“Colleen,” a part of the family at Parker Lane United Methodist Church, has raised three grown children and has a 10-year old.  Colleen has worked most of her life, and for over 20 years her employer provided her with health insurance.  Unfortunately, after working for 20 years Colleen got very sick and was diagnosed with Lupus (for more information see: www.ncbi.nlm.nih.gov).  She became very ill and lost her job and, after three months, her health insurance as well.  She is now working on a very part time basis. Her youngest child’s father has a job in construction but that income is not constant and neither of their jobs carries health insurance. Like roughly 30% of the adults in Texas (according to TexMed), she finds herself with very limited access to health care.

Colleen lives just outside the Austin city limits. Her house does not have water service, so she has a big tank at her house with a pump. Periodically she has to fill the tank from a neighbor’s water hose . One day, while filling her tank, she was startled by a dog, fell, and broke her arm.  She went to Brackenridge Hospital, where they took an X-ray, confirmed that she had chipped her elbow, and then splinted her arm (her arm was too swollen to cast).  They told her to come back on Monday to get a cast.

When she returned on Monday they told her that, since she didn’t have insurance or the cash to pay for the cast and because she lived outside the city limits, they couldn’t help her.  They directed her to another agency in an adjoining county to apply for an “indigent care” card. She did but was denied.  A medical doctor, who is a friend of Parker Lane UMC, called to try and get her services but couldn’t.  Colleen went to St. David’s because she had been assured that they could help and would schedule payments for her treatment but that wasn’t true. Once again she was turned away.

After about three weeks of this she knew something was really wrong because the  pain had not abated in any way and in fact was getting worse. She went back to the Brackenridge emergency room, but they thought she was just seeking pain medication so they sent her away.  Actually she still had several unused pain tablets in her possession. Eventually she found a doctor who took pity on her, and against all the rules, he took off the temporary cast and found that the pain was being caused by a skin infection which had caused increased swelling. He cleaned the wound and treated the skin but still couldn’t cast it. He re-splinted her arm and sent her on her way.  Her arm took a long time to heal and we still aren’t sure it healed correctly.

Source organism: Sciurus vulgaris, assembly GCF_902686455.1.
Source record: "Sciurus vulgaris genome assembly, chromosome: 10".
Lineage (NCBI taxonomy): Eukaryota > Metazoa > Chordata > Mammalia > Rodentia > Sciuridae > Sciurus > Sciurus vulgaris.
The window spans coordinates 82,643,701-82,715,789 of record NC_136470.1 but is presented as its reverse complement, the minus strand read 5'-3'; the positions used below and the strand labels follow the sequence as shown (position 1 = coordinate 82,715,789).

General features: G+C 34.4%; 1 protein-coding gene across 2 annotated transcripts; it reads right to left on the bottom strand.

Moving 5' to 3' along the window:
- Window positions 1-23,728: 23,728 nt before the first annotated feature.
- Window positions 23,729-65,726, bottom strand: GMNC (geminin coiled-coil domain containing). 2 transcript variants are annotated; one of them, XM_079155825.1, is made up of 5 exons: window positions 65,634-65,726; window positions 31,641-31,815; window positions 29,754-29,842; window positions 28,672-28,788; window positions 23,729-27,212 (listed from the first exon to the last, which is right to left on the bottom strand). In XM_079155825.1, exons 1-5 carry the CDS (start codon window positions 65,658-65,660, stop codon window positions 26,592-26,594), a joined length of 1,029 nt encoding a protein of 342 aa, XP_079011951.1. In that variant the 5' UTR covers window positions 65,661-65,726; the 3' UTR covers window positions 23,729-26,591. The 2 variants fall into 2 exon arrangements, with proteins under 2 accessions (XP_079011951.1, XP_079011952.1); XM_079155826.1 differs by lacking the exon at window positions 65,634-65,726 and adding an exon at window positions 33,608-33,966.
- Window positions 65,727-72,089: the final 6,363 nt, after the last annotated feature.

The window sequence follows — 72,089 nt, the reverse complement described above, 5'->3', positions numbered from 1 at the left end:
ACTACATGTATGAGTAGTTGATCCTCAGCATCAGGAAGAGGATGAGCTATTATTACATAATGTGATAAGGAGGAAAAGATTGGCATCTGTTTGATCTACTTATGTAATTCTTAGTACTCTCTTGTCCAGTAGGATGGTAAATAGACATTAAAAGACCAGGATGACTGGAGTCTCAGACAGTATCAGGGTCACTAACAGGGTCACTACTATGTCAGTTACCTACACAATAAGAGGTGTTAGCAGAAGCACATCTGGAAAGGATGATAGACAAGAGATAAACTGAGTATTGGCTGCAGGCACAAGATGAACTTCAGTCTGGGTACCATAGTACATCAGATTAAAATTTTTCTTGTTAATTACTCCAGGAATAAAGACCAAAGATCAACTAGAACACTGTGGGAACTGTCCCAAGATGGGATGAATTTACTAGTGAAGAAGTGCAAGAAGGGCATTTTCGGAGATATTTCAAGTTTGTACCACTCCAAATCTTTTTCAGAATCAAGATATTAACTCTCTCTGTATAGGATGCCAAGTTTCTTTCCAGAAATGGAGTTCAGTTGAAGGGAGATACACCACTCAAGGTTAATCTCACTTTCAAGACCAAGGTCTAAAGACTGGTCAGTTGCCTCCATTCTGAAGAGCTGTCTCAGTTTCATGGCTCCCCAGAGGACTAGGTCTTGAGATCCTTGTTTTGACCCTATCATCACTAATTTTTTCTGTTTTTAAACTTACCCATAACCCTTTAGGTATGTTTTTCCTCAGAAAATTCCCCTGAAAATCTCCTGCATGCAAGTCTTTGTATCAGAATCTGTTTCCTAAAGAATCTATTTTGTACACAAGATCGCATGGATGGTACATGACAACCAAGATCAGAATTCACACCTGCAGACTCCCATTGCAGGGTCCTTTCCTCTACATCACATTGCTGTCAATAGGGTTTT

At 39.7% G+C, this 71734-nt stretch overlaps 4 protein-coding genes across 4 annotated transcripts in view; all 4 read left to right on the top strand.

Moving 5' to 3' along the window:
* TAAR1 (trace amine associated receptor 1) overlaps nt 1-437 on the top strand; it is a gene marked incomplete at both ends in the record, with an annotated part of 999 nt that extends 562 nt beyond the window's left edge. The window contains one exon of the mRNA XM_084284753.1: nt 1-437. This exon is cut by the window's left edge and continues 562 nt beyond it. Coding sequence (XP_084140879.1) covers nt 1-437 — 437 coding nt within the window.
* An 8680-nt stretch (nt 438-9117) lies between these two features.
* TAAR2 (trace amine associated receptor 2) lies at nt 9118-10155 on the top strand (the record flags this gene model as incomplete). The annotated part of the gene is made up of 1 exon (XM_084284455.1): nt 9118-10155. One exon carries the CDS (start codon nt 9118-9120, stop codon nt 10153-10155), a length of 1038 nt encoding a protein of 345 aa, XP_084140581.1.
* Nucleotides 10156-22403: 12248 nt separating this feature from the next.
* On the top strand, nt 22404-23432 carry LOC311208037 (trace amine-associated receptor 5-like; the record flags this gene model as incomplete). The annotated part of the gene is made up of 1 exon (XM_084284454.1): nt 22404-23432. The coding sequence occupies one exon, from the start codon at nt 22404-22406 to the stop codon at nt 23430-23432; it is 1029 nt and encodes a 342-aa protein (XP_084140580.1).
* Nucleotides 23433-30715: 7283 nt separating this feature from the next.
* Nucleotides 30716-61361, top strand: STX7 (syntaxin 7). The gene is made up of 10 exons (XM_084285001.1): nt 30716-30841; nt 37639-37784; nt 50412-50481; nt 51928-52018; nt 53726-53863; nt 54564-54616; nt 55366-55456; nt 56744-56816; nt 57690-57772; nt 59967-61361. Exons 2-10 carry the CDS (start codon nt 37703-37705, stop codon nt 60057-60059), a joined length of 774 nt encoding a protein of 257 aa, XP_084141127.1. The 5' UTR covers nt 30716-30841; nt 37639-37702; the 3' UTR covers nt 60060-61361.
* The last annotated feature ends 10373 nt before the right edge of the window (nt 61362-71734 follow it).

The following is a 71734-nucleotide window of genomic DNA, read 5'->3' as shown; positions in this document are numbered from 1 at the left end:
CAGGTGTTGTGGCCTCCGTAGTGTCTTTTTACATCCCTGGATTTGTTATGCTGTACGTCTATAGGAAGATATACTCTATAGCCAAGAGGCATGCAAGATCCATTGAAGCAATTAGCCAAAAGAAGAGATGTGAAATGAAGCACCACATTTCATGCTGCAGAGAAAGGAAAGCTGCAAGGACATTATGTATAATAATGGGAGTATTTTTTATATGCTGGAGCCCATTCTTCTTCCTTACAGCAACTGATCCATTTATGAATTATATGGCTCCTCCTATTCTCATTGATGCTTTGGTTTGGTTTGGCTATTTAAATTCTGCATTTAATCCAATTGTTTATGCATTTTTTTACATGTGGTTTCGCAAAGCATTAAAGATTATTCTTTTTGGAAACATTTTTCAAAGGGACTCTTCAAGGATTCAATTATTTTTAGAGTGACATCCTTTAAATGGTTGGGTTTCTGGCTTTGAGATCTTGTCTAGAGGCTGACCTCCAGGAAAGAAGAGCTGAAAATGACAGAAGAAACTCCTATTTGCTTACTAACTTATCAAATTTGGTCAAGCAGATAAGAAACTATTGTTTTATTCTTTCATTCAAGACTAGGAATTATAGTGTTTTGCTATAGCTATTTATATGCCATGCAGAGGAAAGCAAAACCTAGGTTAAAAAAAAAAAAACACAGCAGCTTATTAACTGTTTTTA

This has been very hard on Colleen because she is a hard worker, and had always had insurance. She was amazed that even though she had connections to the health industry she couldn’t get her broken arm treated.

There is a commonly held belief that everyone can get access to health care, but there are big gaps. An illness can cause a financial crisis that results in the loss of health insurance. Access to the emergency room only provides crisis care — it often does not get you all the way to healing.

Parker Lane UMC houses a nonprofit clinic called “Auxanomen” to help fill those gaps.  This clinic operates one day a week and has a doctor in attendance who sees patients without health insurance and who are not on Social Security disability or old enough to be on Social Security. (Social Security disability makes you eligible for Medicaid and Social Security makes you eligible for Medicare at age 65.)  The Auxanomen Clinic does not treat folks who are eligible for a “MAP” card which is a program to assist the very poor in getting health care. MAP is funded through various counties to help defray the cost of providing care through emergency rooms.  In other words, Auxanomen treats folks like Colleen — who don’t have health insurance, and are not very very poor.  The Auxanomen clinic is currently funded through donations.  To give to Auxanomen Clinic you can donate online at: www.parkerlane.org (note Auxaonmen in the notes when you donate) or you can write a check to Auxanomen and send it to: 2105 Parker Lane Austin TX 78741.

Treating uninsured folks on an ability-to-pay basis at Auxanomen Clinic is an act of charity or mercy. The justice aspect of this ministry is the written and spoken testimony provided by Parker Lane UMC and the Auxanomen physician, board and volunteers to legislators and policy makers. In addition to telling the stories of those suffering from lack of health care, they deliver the message is that as a nation and as a community we are failing to hear the cry of the needy — to provide for the health care needs of those falling through the cracks in the system.